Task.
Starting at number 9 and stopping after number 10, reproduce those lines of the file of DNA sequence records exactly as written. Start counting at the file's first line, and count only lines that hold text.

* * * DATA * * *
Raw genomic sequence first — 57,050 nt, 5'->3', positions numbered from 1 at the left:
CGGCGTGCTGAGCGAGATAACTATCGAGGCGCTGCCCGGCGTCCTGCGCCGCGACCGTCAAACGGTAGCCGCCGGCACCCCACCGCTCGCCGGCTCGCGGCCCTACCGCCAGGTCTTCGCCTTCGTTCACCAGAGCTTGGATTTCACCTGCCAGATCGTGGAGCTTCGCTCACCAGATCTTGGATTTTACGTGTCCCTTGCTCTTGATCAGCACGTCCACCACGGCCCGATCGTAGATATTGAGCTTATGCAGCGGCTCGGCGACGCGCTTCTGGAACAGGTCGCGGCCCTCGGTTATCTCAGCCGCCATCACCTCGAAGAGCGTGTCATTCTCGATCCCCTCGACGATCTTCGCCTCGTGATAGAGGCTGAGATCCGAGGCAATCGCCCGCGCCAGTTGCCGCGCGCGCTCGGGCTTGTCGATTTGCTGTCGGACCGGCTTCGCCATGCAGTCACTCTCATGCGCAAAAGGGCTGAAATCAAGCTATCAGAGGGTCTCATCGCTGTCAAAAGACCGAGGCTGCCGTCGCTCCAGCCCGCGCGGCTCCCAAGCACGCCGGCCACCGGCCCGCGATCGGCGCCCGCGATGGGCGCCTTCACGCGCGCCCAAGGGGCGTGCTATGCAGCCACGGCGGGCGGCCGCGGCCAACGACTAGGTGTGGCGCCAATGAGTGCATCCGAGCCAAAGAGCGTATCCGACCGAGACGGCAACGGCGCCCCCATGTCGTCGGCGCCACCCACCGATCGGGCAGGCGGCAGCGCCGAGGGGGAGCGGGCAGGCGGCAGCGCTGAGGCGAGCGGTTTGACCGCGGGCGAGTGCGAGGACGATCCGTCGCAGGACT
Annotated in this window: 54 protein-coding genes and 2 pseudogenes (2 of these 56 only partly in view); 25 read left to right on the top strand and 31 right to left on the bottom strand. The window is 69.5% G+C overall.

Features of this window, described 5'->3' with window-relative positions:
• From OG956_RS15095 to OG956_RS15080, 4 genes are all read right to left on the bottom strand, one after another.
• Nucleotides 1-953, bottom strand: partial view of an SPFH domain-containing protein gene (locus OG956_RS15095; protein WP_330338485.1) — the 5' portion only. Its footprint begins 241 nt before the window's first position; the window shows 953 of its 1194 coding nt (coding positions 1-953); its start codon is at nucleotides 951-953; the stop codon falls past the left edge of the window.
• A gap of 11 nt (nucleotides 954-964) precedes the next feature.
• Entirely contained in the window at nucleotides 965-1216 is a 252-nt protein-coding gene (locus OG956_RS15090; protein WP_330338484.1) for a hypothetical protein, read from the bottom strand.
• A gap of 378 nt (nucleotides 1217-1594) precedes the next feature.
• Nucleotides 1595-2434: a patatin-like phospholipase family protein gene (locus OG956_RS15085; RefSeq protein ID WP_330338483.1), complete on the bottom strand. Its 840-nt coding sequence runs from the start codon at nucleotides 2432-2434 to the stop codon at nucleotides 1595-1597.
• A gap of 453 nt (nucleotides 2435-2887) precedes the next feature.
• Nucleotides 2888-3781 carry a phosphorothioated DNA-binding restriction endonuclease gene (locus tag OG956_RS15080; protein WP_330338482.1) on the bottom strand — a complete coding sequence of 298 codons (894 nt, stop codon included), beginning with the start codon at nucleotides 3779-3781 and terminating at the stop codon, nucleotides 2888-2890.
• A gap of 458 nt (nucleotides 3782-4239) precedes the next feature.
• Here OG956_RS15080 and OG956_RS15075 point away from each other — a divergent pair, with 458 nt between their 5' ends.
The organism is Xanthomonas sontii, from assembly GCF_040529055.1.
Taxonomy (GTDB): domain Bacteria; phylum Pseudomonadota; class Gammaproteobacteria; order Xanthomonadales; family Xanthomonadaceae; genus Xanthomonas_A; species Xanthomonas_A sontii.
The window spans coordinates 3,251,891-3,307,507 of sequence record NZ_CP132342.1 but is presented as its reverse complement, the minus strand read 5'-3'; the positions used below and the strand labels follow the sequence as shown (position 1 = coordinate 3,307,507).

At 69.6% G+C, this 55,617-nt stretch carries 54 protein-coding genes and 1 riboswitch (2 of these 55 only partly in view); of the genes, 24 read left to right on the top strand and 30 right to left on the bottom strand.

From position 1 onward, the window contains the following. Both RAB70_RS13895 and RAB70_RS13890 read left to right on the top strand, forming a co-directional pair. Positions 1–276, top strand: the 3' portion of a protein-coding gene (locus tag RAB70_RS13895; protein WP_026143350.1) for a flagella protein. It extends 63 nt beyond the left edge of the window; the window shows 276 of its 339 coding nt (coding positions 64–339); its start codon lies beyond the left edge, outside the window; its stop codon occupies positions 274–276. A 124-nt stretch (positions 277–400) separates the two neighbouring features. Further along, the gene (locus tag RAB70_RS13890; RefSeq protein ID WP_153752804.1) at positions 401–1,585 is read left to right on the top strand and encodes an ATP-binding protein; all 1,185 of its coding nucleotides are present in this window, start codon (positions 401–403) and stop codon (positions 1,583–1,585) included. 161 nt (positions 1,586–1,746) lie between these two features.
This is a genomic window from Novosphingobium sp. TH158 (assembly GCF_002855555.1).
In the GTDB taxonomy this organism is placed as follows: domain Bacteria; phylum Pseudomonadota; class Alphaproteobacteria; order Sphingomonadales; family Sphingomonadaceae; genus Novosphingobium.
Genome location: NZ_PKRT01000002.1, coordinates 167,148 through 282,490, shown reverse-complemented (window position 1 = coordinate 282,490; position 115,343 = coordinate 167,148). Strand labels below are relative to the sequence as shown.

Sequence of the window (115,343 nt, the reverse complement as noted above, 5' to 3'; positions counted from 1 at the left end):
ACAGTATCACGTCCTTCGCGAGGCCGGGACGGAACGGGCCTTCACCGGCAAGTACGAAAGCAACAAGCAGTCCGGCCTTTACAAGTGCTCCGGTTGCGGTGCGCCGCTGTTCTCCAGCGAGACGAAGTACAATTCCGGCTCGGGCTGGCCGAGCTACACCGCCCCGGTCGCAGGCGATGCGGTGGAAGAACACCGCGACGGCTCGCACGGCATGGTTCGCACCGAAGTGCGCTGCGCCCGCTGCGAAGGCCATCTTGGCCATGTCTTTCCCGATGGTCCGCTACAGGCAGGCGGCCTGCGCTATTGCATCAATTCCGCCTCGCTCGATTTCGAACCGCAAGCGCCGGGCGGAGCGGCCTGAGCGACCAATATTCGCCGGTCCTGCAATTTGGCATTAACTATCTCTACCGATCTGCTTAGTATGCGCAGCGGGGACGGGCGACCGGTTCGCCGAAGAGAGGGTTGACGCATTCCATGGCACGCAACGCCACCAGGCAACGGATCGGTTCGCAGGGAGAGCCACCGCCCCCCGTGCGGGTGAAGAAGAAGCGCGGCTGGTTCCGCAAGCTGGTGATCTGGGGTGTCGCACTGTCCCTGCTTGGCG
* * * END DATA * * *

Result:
• A gap of 378 nt (nucleotides 1217-1594) precedes the next feature.
• Nucleotides 1595-2434: a patatin-like phospholipase family protein gene (locus OG956_RS15085; RefSeq protein ID WP_330338483.1), complete on the bottom strand. Its 840-nt coding sequence runs from the start codon at nucleotides 2432-2434 to the stop codon at nucleotides 1595-1597.